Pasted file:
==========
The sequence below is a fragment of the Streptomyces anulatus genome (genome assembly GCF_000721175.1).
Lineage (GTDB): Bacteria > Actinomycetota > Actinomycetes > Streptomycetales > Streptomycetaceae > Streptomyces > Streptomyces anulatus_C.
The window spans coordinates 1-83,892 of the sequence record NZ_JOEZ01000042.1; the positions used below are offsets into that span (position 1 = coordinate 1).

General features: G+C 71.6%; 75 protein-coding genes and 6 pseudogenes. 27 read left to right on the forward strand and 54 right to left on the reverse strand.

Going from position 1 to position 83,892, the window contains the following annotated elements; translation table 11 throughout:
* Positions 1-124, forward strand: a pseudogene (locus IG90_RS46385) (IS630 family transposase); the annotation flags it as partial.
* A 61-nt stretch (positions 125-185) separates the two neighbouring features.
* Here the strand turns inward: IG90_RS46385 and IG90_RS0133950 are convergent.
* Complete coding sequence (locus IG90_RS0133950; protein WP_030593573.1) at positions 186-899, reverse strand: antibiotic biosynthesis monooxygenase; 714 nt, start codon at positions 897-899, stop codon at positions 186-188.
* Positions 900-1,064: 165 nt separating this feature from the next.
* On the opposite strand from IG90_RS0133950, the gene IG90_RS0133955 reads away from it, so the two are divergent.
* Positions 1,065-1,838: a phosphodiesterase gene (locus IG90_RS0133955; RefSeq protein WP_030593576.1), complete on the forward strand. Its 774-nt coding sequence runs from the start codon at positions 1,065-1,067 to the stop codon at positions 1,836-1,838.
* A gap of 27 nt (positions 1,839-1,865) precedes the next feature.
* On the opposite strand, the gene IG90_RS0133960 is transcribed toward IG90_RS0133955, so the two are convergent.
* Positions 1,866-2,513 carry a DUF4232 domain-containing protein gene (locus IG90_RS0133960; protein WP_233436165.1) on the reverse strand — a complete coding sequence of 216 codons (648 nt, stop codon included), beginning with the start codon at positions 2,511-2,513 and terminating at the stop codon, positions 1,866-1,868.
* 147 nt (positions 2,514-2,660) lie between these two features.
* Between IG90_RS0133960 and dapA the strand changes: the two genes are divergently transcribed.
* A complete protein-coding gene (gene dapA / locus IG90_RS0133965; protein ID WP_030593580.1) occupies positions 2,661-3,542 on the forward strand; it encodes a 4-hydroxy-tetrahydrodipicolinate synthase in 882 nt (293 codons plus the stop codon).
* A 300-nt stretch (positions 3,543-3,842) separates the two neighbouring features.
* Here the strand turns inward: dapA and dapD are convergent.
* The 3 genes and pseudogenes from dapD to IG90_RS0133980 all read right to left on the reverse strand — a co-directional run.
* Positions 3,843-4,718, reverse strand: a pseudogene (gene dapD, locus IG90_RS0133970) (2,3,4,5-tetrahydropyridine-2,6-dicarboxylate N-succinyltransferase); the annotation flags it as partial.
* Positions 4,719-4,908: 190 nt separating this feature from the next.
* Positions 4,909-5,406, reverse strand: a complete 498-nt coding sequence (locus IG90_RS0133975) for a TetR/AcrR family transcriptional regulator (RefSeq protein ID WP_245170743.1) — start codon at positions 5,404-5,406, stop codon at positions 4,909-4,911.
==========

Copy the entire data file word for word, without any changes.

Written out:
The sequence below is a fragment of the Streptomyces anulatus genome (genome assembly GCF_000721175.1).
Lineage (GTDB): Bacteria > Actinomycetota > Actinomycetes > Streptomycetales > Streptomycetaceae > Streptomyces > Streptomyces anulatus_C.
The window spans coordinates 1-83,892 of the sequence record NZ_JOEZ01000042.1; the positions used below are offsets into that span (position 1 = coordinate 1).

General features: G+C 71.6%; 75 protein-coding genes and 6 pseudogenes. 27 read left to right on the forward strand and 54 right to left on the reverse strand.

Going from position 1 to position 83,892, the window contains the following annotated elements; translation table 11 throughout:
* Positions 1-124, forward strand: a pseudogene (locus IG90_RS46385) (IS630 family transposase); the annotation flags it as partial.
* A 61-nt stretch (positions 125-185) separates the two neighbouring features.
* Here the strand turns inward: IG90_RS46385 and IG90_RS0133950 are convergent.
* Complete coding sequence (locus IG90_RS0133950; protein WP_030593573.1) at positions 186-899, reverse strand: antibiotic biosynthesis monooxygenase; 714 nt, start codon at positions 897-899, stop codon at positions 186-188.
* Positions 900-1,064: 165 nt separating this feature from the next.
* On the opposite strand from IG90_RS0133950, the gene IG90_RS0133955 reads away from it, so the two are divergent.
* Positions 1,065-1,838: a phosphodiesterase gene (locus IG90_RS0133955; RefSeq protein WP_030593576.1), complete on the forward strand. Its 774-nt coding sequence runs from the start codon at positions 1,065-1,067 to the stop codon at positions 1,836-1,838.
* A gap of 27 nt (positions 1,839-1,865) precedes the next feature.
* On the opposite strand, the gene IG90_RS0133960 is transcribed toward IG90_RS0133955, so the two are convergent.
* Positions 1,866-2,513 carry a DUF4232 domain-containing protein gene (locus IG90_RS0133960; protein WP_233436165.1) on the reverse strand — a complete coding sequence of 216 codons (648 nt, stop codon included), beginning with the start codon at positions 2,511-2,513 and terminating at the stop codon, positions 1,866-1,868.
* 147 nt (positions 2,514-2,660) lie between these two features.
* Between IG90_RS0133960 and dapA the strand changes: the two genes are divergently transcribed.
* A complete protein-coding gene (gene dapA / locus IG90_RS0133965; protein ID WP_030593580.1) occupies positions 2,661-3,542 on the forward strand; it encodes a 4-hydroxy-tetrahydrodipicolinate synthase in 882 nt (293 codons plus the stop codon).
* A 300-nt stretch (positions 3,543-3,842) separates the two neighbouring features.
* Here the strand turns inward: dapA and dapD are convergent.
* The 3 genes and pseudogenes from dapD to IG90_RS0133980 all read right to left on the reverse strand — a co-directional run.
* Positions 3,843-4,718, reverse strand: a pseudogene (gene dapD, locus IG90_RS0133970) (2,3,4,5-tetrahydropyridine-2,6-dicarboxylate N-succinyltransferase); the annotation flags it as partial.
* Positions 4,719-4,908: 190 nt separating this feature from the next.
* Positions 4,909-5,406, reverse strand: a complete 498-nt coding sequence (locus IG90_RS0133975) for a TetR/AcrR family transcriptional regulator (RefSeq protein ID WP_245170743.1) — start codon at positions 5,404-5,406, stop codon at positions 4,909-4,911.